The Four Misure
A quick look at the music that follows will show sections marked in different tempi -- bassadanza, quadernaria, saltarello, and piva. Sometimes this assignment is obvious from the time signature; other times the choreography drives the categorization. But what do those indications mean?
Put simply, there are four misure -- types of measure -- that are used in balli. Bassadanza is the slowest and piva the fastest. In this book they correspond to the following time signatures:
- Bassadanza: 6/4
- Quadernaria: 4/4
- Saltarello: 6/8 or occasionally 3/4
- Piva: 2/4 or 6/8
Domenico apparently felt quite strongly that the correct ratio among these misura was 6:5:4:3 -- that is, that a tempo of piva was half the length of a tempo of bassadanza. We have found, as did Domenico, that many musicians are not sufficiently comfortable with the misura to accomplish this. We believe that using the ratio of 6:4:3:2, which results in a semibrevis always having the same duration regardless of misura, is very helpful to musicians.(1) Further, there is considerable controversy about whether Domenico's ratios were meant to be taken literally or were indications of a more general style of playing.(2) The accompanying tape generally uses 6:4:3:2, but we have indicated misura rather than ratios or modern tempo settings to aid musicians and dancers who prefer to explore other interpretations.
The sources indicate several instruments used for the performance of balli. Most commonly mentioned is the combination of shawms and sackbuts, which would work well outdoors or in large rooms where the music needs to carry. A poem written in about 1454 lists the instruments used at a ball in Pergola: shawms, sackbuts, portative organs, and "sweet-sounding" strings: harps, lutes, viols, dulcimers, cithare, and a psaltery.(3) Perhaps Gaugelli's grouping of the strings together indicates that they all played together, while perhaps some of the other instruments played alone or only with others of their types. Certainly loud and soft instruments would not have played together, at least if the latter were to be more than visually decorative.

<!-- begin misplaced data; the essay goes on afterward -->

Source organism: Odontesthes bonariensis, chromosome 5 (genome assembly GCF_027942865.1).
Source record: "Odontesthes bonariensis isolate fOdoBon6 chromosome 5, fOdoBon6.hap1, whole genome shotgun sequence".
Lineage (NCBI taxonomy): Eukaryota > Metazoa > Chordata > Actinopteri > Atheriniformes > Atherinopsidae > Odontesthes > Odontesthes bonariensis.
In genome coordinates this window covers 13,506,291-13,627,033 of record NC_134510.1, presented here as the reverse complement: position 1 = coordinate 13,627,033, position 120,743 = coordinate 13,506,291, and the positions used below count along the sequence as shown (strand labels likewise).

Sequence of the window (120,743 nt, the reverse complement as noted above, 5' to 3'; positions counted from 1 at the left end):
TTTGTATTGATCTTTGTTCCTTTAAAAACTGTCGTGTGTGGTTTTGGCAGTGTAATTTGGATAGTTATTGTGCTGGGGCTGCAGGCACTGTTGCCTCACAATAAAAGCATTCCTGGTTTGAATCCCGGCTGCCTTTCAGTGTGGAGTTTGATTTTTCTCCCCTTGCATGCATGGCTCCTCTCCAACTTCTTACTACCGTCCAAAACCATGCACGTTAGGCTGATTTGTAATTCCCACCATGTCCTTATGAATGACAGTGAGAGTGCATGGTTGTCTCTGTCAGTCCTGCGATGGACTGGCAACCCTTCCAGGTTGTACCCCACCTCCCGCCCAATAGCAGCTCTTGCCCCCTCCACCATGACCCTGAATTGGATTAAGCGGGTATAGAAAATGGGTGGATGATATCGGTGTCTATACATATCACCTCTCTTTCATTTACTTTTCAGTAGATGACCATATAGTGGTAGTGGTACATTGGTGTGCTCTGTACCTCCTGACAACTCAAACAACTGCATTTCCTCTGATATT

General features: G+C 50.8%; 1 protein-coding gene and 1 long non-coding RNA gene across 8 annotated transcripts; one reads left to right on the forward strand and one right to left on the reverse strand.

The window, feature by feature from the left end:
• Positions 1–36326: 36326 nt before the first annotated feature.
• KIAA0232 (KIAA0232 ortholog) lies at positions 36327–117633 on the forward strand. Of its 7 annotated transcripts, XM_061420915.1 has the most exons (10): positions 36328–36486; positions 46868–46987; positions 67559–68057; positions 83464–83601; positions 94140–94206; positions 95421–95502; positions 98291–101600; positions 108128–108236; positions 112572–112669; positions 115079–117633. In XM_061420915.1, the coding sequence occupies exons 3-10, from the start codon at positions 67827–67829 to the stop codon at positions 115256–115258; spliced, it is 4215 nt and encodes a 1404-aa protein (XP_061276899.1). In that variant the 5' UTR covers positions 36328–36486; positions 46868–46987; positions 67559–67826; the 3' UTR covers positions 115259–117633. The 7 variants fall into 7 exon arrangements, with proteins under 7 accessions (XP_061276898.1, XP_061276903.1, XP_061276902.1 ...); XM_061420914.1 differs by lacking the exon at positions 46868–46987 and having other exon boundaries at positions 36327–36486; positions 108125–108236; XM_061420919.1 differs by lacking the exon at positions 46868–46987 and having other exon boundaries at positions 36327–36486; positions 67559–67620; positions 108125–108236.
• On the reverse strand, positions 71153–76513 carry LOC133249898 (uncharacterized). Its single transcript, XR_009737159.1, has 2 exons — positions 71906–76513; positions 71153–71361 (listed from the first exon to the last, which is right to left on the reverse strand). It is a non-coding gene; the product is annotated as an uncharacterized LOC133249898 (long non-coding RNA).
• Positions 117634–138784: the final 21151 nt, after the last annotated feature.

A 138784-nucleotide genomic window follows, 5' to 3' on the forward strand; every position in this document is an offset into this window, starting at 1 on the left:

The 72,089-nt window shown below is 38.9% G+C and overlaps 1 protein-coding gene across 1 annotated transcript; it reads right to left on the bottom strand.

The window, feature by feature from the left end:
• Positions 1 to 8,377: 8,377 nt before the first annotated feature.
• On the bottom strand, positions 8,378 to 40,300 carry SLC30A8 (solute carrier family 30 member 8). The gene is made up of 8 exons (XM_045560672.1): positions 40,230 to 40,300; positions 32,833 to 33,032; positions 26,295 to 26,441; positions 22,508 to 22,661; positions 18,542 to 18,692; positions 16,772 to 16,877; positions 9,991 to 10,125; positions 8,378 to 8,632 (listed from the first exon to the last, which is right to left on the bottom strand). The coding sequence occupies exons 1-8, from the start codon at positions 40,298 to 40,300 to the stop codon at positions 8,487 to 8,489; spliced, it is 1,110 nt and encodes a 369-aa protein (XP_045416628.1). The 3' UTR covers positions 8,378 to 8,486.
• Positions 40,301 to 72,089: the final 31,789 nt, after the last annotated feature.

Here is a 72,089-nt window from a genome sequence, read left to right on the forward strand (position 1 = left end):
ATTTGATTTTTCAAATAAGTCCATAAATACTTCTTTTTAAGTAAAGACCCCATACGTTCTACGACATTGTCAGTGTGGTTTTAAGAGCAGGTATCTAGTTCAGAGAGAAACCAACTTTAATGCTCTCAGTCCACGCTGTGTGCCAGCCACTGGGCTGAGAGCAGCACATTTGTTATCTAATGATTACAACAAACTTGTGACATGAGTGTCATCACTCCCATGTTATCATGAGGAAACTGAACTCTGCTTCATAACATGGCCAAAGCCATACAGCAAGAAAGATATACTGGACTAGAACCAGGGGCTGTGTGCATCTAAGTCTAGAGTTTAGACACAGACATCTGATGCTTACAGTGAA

A. William Smith cites a poem that describes festivities from April 1459 and lists trombones and "pifferi" (sometimes translated as shawms) as providing the dance music.(4)
Ambrosio indicates that the instrumentation dictates the style of dancing; in his discussion of how to recognize a good dancer, he says that if the same ballo is played several times, once each by shawms, organs, lute, harp, drum with flutes, "or whatever instruments", the dance should vary accordingly.(5)
Shawms and sackbuts work well for loud situations when available; consorts of strings can produce a (contrasting) quiet, intimate sound. Groups of recorders and flutes (the instruments were not generally distinguished in writings of this period) should work well, and in fact we have tried to make the arrangements comfortable for recorder players because recorders are such common instruments. Percussion of various sorts would also appear to be appropriate. Finally, mixing these instruments, or even varying instrumentation within a piece, would not appear to be out of place, and we have done so for some of the music on the accompanying tape.